flush to the edges. The 3/16-inch marine plywood sides are laid out in 6-inch squares according to Fig. 4. The curve is then marked with a pencil and sawed out with a key-hole or hand saw. Next, 3/16-inch holes are drilled three inches apart and 3/4 inch back from the edge completely around these side panels: holes counter-sunk for flat head one inch No. 12 screws.
Photo 3. Door jams and frame are glued and screwed into place first on solid wall.
Photo 3. Door jams and frame are glued and
screwed into place first on solid wall.
A soft pine board 1 x 3 inches and 12 feet long is now laid on the workshop floor or out in the yard. On this board is painted with a brush a medium coat of waterproof liquid marine glue. If your wife has a used cotton blanket, trade her out of it and rip up 3-inch-wide strips to go the full length of this batten. Push this stripping down onto the glue and put another medium coat of glue on top of the blanket strip. This pine batten makes a solid side, after gluing and screwing the top and bottom halves to it.
Trail Scout trailer plan views of the trailer sides showing interior and exterior layout with dimensions.
These blanket strips are laid between all splices and joints throughout the trailer. Saturated with liquid marine glue and screwed up tight, they make a permanent, flexible, waterproof joint. Filler strip segments are sawed out of pine or spruce and screwed to curved edge of side as per photos No.1 and 2 (do not forget the marine glue-soaked blanket strips).

Marine glued blanket strips are now run full length of both outside edges of floor and around wheel-housing box. Sides are lifted up and clamped in position with C-clamps. Sides are now screwed to the filler strips at floor line and around wheel-housing the full length of the trailer.

Building the Trail Scout article Part 2 banner.
PART 2. We can’t let our work trail behind, so let’s put the finishing touches on the Scout.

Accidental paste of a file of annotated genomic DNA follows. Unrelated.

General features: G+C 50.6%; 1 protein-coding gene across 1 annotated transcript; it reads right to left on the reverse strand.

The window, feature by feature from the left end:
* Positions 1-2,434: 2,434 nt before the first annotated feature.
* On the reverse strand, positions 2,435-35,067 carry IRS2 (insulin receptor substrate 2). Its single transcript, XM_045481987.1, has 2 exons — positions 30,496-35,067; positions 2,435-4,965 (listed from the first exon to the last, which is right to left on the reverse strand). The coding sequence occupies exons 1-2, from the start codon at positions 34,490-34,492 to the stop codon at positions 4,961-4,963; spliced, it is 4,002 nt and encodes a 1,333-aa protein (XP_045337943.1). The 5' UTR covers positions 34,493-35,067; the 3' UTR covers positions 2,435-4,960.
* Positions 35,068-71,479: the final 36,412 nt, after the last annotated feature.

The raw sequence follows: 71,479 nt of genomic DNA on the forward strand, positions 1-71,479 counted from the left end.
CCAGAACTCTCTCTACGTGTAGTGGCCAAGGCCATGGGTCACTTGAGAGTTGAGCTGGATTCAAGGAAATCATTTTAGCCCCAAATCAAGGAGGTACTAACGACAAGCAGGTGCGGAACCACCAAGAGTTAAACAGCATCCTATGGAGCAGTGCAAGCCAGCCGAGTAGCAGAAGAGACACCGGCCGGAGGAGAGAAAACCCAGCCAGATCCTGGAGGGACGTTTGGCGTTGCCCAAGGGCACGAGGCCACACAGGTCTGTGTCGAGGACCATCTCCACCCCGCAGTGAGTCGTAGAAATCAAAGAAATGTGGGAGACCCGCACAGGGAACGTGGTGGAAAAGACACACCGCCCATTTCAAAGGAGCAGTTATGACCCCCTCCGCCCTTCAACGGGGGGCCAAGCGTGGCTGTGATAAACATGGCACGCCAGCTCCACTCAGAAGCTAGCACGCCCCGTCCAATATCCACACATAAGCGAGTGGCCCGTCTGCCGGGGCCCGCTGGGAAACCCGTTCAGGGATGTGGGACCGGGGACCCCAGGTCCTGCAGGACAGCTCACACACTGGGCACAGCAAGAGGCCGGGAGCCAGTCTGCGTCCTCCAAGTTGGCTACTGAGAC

PART 2. We can't let our work trail behind, so let's put the finishing touches on the Scout.
IN PART 1 the building of the shell of the Trail Scout was described. In this issue we will tell you how to complete the interior and finish the exterior.

The 1/4-inch marine plywood roof panels are now drilled and countersunk for 1-inch No. 12 flathead screws around all four edges, 3 inches apart and 3/4 inch back from edge. Starting at the bottom front, these roof panels are screwed tight. With the grain running crosswise, the roof panels automatically take the curve of the sides. A splice is made between each roof panel as per "A" Fig 3. (Detail of this roof-splice joint can be studied at "C" on Fig. 6.) Be sure to put glue and blanket stripping at all joints. All roof panels are put on except the last one. This panel is left off until the main door is cut out.

Photo 4 shows the door being sawed out of the sidewall. The door is then lifted out and the edges trimmed. Be sure to leave plenty of play for the metal edge strip, hinges and locks as shown in Photo 5.
Photo 4 shows the door being sawed out of the sidewall. The door is then lifted out and the edges trimmed. Be sure to leave plenty of play for the metal edge strip, hinges and locks as
shown in Photo 5.
The main door, posts, jambs, and header are glued and screwed into position as per "D" in Fig. 3, Fig. 7, and photo No. 3. This door is then sawed out as in photos No. 4 and 5. Now the last roof panel at the rear is put on, leaving your job looking as in photo No. 7.

Two permanent, screw-type, leveling jacks are fastened underneath to the two rear corners. Two adjustable stabilizing jacks are carried for the two front corners.
Rub or scuff rails are now bolted full length on each side as per Fig. 5A. End rub and scuff rails are now clamped and bolted to front and rear as per Fig. 5. The 3-inch aluminum strips are now cut from corrugated sheets, and bent, clamped, and screwed into place with sheet metal screws over all outside joints and splices, as shown in Fig. 6. For the next step in construction waterproof cement or dum-dum is putty-knifed over all edges before the 3-inch aluminum strips are screwed into place.

Figure 5. Cross section of the front and rear construction.
Fig. 7 shows detail construction of hinges and metal weather stripping around door and door casings. Openings for windows, roof ventilator and stovepipe jack are reinforced on the inside by gluing and screwing 3/4 x 2 1/2-inch pine strips around the openings. Dum-dum or waterproof cement is then placed under edges of windows, ventilator, and stovepipe jack and then screwed into place.